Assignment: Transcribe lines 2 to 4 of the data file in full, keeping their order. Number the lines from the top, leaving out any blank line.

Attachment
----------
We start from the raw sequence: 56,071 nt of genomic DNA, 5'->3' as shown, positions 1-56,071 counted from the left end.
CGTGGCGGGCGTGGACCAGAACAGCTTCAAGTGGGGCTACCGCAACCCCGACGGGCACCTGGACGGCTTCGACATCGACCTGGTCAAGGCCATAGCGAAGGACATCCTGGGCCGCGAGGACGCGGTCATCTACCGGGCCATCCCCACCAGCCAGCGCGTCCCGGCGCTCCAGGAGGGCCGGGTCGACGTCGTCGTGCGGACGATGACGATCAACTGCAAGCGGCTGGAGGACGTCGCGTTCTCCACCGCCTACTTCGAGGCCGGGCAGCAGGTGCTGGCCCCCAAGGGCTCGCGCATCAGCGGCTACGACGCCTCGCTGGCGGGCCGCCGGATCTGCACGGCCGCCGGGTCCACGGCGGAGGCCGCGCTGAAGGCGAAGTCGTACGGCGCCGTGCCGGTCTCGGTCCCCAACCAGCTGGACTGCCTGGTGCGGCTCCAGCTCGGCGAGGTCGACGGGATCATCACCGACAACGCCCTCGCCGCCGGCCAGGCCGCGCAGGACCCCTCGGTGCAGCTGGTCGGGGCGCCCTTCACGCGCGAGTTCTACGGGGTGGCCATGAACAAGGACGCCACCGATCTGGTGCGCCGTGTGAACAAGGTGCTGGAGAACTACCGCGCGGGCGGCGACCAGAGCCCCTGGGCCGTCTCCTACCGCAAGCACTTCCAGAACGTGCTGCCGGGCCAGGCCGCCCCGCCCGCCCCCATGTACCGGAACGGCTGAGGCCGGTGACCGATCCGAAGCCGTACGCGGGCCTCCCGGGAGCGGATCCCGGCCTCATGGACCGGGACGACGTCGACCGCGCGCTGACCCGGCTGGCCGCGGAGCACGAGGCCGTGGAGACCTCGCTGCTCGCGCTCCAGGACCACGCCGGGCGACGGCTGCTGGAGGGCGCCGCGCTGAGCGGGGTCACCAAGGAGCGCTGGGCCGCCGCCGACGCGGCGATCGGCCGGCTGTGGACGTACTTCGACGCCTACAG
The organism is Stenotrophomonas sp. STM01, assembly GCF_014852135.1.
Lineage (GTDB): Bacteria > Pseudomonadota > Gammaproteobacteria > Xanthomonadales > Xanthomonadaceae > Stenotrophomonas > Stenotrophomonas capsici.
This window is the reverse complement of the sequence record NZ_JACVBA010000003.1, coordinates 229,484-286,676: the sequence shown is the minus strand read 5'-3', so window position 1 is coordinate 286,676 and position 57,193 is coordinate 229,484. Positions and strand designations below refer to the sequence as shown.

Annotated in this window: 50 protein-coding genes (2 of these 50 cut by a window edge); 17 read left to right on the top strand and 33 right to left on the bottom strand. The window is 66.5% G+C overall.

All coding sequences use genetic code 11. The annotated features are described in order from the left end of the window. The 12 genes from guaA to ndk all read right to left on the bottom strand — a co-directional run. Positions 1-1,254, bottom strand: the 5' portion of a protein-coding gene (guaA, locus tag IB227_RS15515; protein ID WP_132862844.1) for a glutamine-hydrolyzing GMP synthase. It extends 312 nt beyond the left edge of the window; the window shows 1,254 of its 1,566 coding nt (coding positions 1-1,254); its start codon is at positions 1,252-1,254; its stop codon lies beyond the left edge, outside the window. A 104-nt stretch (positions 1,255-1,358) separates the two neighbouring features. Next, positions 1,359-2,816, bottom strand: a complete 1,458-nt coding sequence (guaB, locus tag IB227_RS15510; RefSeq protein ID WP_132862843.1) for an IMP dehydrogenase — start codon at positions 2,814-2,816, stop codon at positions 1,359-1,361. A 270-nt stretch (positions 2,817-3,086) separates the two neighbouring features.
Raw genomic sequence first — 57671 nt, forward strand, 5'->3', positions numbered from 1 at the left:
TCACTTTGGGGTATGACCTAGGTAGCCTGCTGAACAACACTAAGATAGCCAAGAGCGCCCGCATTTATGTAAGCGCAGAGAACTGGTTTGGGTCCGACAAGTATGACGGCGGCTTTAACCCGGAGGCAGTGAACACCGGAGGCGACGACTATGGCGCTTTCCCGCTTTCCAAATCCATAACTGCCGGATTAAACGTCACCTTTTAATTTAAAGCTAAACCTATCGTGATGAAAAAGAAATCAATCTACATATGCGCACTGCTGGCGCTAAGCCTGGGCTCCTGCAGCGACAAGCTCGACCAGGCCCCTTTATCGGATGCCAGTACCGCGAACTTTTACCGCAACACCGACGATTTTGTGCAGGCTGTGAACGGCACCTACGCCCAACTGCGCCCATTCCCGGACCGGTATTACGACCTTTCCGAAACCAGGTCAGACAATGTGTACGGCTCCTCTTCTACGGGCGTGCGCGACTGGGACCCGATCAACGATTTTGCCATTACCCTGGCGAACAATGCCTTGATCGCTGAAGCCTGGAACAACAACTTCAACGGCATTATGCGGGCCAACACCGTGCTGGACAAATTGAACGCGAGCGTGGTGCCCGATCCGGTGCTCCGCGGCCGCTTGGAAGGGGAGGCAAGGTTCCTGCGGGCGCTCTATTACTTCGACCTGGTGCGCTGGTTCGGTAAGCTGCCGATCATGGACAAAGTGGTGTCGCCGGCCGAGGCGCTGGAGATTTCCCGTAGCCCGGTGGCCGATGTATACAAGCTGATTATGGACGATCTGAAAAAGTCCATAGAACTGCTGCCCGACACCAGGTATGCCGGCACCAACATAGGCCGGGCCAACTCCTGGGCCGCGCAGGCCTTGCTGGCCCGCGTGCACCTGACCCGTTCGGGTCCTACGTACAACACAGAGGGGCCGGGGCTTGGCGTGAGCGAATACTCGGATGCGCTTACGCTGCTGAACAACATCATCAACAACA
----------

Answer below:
CGTGGCGGGCGTGGACCAGAACAGCTTCAAGTGGGGCTACCGCAACCCCGACGGGCACCTGGACGGCTTCGACATCGACCTGGTCAAGGCCATAGCGAAGGACATCCTGGGCCGCGAGGACGCGGTCATCTACCGGGCCATCCCCACCAGCCAGCGCGTCCCGGCGCTCCAGGAGGGCCGGGTCGACGTCGTCGTGCGGACGATGACGATCAACTGCAAGCGGCTGGAGGACGTCGCGTTCTCCACCGCCTACTTCGAGGCCGGGCAGCAGGTGCTGGCCCCCAAGGGCTCGCGCATCAGCGGCTACGACGCCTCGCTGGCGGGCCGCCGGATCTGCACGGCCGCCGGGTCCACGGCGGAGGCCGCGCTGAAGGCGAAGTCGTACGGCGCCGTGCCGGTCTCGGTCCCCAACCAGCTGGACTGCCTGGTGCGGCTCCAGCTCGGCGAGGTCGACGGGATCATCACCGACAACGCCCTCGCCGCCGGCCAGGCCGCGCAGGACCCCTCGGTGCAGCTGGTCGGGGCGCCCTTCACGCGCGAGTTCTACGGGGTGGCCATGAACAAGGACGCCACCGATCTGGTGCGCCGTGTGAACAAGGTGCTGGAGAACTACCGCGCGGGCGGCGACCAGAGCCCCTGGGCCGTCTCCTACCGCAAGCACTTCCAGAACGTGCTGCCGGGCCAGGCCGCCCCGCCCGCCCCCATGTACCGGAACGGCTGAGGCCGGTGACCGATCCGAAGCCGTACGCGGGCCTCCCGGGAGCGGATCCCGGCCTCATGGACCGGGACGACGTCGACCGCGCGCTGACCCGGCTGGCCGCGGAGCACGAGGCCGTGGAGACCTCGCTGCTCGCGCTCCAGGACCACGCCGGGCGACGGCTGCTGGAGGGCGCCGCGCTGAGCGGGGTCACCAAGGAGCGCTGGGCCGCCGCCGACGCGGCGATCGGCCGGCTGTGGACGTACTTCGACGCCTACAG
The organism is Stenotrophomonas sp. STM01, assembly GCF_014852135.1.
Lineage (GTDB): Bacteria > Pseudomonadota > Gammaproteobacteria > Xanthomonadales > Xanthomonadaceae > Stenotrophomonas > Stenotrophomonas capsici.